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Revealed: £100m government spending hike on temporary homeless accommodation

Government spending on temporary accommodation for homeless people increased by 58% in a single year, figures have revealed.

According to data obtained by Scram News through a Freedom of Information request, the amount of money the Ministry of Housing, Communities and Local Government (MHCLG) allocated to temporary accommodation increased by 58% between the year 2016/7 and 2017/18.

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In 2016/17, the government spent £148 million on temporary housing. By 2017/18, this figure had increased to £234m.

Last week, it was revealed that the number of households living in temporary accommodation in England has risen dramatically in the last 10 years. There are currently 84,740 households living in temporary accommodation, such as B&Bs and hostels, including 126,020 children.

This comes amid a general rise in homelessness across the country, with figures showing an increase in homelessness by 11% in the last quarter alone.

A spokesperson from homelessness charity Crisis said that the rising costs of temporary accommodation reflected this rise in homelessness, adding that a lack of affordable homes was necessitating councils to house people in temporary accommodation for longer periods of time.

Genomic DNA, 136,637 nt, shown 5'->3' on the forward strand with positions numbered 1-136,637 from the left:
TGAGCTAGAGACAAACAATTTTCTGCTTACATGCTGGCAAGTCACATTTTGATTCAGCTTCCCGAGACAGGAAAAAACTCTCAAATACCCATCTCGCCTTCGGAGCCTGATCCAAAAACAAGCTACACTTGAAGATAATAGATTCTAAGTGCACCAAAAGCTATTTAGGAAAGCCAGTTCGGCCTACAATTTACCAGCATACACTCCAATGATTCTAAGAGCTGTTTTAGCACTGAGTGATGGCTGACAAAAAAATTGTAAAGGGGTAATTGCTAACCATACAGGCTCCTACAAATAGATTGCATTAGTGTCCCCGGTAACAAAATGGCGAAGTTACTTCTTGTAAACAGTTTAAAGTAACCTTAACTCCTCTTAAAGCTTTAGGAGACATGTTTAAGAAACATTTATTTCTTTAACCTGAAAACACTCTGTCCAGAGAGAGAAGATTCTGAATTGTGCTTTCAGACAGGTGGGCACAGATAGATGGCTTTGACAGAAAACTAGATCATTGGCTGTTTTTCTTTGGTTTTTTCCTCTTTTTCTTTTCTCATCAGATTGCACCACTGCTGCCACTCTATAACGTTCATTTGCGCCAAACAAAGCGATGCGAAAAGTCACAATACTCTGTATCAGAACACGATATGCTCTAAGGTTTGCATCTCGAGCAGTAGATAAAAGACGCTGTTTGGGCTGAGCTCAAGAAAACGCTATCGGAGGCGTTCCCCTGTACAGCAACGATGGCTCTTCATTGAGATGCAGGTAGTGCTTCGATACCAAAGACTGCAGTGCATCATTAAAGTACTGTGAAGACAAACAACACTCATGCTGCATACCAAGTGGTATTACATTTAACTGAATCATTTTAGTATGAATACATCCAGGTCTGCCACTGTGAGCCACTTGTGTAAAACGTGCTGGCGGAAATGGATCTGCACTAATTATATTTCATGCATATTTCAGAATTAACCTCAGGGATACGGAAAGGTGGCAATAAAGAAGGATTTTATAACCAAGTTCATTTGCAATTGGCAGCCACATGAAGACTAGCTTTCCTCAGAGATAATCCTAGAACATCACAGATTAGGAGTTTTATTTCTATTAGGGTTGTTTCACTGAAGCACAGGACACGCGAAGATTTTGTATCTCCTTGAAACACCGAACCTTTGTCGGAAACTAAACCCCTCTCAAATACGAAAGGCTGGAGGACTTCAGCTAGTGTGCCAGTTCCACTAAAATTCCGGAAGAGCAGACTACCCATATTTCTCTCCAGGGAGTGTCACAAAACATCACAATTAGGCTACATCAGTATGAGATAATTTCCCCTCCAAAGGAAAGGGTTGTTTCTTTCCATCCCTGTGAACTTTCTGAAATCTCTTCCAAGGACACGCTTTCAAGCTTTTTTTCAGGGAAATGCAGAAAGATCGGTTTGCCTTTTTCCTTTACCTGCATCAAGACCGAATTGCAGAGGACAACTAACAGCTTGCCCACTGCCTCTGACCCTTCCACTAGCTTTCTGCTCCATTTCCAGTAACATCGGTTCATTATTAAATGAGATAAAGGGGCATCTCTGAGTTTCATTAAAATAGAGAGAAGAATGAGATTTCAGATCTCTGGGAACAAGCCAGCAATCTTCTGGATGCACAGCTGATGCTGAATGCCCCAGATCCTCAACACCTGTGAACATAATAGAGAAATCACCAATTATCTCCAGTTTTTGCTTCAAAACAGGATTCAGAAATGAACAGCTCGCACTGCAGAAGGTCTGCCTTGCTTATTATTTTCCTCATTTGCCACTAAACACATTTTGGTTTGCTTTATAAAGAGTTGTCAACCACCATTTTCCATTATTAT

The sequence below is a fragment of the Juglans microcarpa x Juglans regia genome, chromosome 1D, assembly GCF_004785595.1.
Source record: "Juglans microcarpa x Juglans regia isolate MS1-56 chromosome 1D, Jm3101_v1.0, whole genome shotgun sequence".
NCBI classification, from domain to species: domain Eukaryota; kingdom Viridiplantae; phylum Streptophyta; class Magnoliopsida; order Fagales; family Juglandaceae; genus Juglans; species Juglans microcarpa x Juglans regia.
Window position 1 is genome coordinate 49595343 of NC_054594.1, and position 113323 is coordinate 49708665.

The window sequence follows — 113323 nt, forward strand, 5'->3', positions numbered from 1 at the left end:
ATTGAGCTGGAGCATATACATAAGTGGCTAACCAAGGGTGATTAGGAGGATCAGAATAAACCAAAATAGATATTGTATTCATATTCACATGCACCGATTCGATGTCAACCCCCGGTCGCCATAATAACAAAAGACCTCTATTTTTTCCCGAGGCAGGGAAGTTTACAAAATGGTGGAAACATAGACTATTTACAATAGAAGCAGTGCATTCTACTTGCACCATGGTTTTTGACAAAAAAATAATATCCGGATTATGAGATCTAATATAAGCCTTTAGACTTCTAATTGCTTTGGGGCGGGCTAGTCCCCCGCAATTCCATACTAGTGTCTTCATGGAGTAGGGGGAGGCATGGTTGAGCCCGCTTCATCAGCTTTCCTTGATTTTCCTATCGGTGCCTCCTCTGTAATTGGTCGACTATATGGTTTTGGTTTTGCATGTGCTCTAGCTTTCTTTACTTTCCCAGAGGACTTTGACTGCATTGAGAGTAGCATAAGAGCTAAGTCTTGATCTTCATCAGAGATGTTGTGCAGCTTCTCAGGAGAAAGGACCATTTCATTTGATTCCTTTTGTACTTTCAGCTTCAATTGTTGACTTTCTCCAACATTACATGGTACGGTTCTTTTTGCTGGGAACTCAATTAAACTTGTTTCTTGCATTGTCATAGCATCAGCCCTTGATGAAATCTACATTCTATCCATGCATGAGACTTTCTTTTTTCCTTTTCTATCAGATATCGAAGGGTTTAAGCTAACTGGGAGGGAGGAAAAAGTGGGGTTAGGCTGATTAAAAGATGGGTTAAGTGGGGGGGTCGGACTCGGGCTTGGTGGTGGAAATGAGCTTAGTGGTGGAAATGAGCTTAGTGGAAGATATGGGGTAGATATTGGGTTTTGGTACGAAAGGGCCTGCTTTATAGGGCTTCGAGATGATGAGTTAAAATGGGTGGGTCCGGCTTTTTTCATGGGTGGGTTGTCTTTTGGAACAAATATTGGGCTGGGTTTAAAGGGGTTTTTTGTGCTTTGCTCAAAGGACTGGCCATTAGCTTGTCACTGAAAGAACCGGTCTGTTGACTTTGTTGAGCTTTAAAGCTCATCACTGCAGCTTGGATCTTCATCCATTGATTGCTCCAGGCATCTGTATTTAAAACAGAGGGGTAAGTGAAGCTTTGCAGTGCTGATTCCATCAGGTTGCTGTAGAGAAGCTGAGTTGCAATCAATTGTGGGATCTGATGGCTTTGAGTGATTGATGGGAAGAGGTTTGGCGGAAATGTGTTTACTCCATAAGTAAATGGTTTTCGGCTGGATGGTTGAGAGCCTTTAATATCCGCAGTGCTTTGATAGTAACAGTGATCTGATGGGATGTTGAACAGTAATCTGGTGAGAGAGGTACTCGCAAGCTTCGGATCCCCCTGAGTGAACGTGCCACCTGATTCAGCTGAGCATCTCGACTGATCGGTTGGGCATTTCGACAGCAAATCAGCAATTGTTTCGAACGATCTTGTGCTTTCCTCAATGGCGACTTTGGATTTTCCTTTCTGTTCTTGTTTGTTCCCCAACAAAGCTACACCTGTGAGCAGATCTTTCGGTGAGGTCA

Jon Sparkes, their Chief Executive, told us that the government needs to act:

“From speaking to people affected by homelessness, we know just how grim some temporary accommodation can be. No one should have to live in damaged, and even dangerous conditions, where they lack basic cooking and laundry facilities and face the constant pressure of eviction at short notice.

“We need to tackle the root causes of the issue, putting money into increasing help to those at risk of losing their home at a much earlier stage so that homelessness is prevented. In the awful cases where people do lose their homes, we need to make sure they are helped quickly into safe and secure housing. This means ensuring housing benefit covers the cost of rent and building more social housing in ordinary communities. 

“In 21st century Britain, homelessness isn’t inevitable. We have the solutions to reduce the number of people in temporary accommodation, and end homelessness for good. We now need the government to swiftly tackle the problem and fix it once and for all.”

Meanwhile, Polly Neate, Chief Executive of Shelter said: “Rocketing rents, welfare reform and unstable tenancies, combined with a chronic lack of social housing, mean more people are falling into homelessness every day. 

“As a result, councils across the country are increasingly having to spend eye-watering sums of money on temporary accommodation like B&Bs and hostels, as they struggle to find thousands of people somewhere stable to live.   

“Investing in social housing today means councils won’t have to keep shelling out millions to house people in often unsuitable and undesirable accommodation.”

Responding to the news, a spokesperson from the MHCLG added that the government was trying to reduce the numbers in temporary accommodation through increased funding to councils. They said: “Everyone should have somewhere safe to live, and councils have a duty to provide temporary accommodation to those who need it.”

However, these figures suggest that while the government is stuck going round in circles with Brexit, their efforts to solve homelessness are falling well short.

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